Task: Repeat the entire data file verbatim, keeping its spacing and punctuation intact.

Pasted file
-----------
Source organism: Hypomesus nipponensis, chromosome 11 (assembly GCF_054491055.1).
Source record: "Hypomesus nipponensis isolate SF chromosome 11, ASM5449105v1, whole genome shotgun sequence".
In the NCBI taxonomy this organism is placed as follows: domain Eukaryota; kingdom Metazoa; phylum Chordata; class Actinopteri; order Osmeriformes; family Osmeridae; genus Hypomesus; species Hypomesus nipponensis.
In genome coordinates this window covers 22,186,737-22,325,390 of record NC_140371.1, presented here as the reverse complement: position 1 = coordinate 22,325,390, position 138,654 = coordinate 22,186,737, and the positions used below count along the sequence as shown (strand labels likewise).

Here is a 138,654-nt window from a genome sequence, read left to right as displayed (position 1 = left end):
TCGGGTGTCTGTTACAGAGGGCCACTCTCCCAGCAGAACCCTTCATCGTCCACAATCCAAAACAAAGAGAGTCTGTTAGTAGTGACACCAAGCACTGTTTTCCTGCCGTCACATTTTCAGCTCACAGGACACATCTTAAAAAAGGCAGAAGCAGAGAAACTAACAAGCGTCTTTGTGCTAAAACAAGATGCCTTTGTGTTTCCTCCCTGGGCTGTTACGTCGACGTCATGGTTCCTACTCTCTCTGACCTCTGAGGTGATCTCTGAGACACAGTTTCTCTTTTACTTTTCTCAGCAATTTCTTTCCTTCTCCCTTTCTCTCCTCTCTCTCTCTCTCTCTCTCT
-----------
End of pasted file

Source organism: Hypomesus nipponensis, chromosome 11 (assembly GCF_054491055.1).
Source record: "Hypomesus nipponensis isolate SF chromosome 11, ASM5449105v1, whole genome shotgun sequence".
In the NCBI taxonomy this organism is placed as follows: domain Eukaryota; kingdom Metazoa; phylum Chordata; class Actinopteri; order Osmeriformes; family Osmeridae; genus Hypomesus; species Hypomesus nipponensis.
In genome coordinates this window covers 22,186,737-22,325,390 of record NC_140371.1, presented here as the reverse complement: position 1 = coordinate 22,325,390, position 138,654 = coordinate 22,186,737, and the positions used below count along the sequence as shown (strand labels likewise).

Here is a 138,654-nt window from a genome sequence, read left to right as displayed (position 1 = left end):
TCGGGTGTCTGTTACAGAGGGCCACTCTCCCAGCAGAACCCTTCATCGTCCACAATCCAAAACAAAGAGAGTCTGTTAGTAGTGACACCAAGCACTGTTTTCCTGCCGTCACATTTTCAGCTCACAGGACACATCTTAAAAAAGGCAGAAGCAGAGAAACTAACAAGCGTCTTTGTGCTAAAACAAGATGCCTTTGTGTTTCCTCCCTGGGCTGTTACGTCGACGTCATGGTTCCTACTCTCTCTGACCTCTGAGGTGATCTCTGAGACACAGTTTCTCTTTTACTTTTCTCAGCAATTTCTTTCCTTCTCCCTTTCTCTCCTCTCTCTCTCTCTCTCTCTCT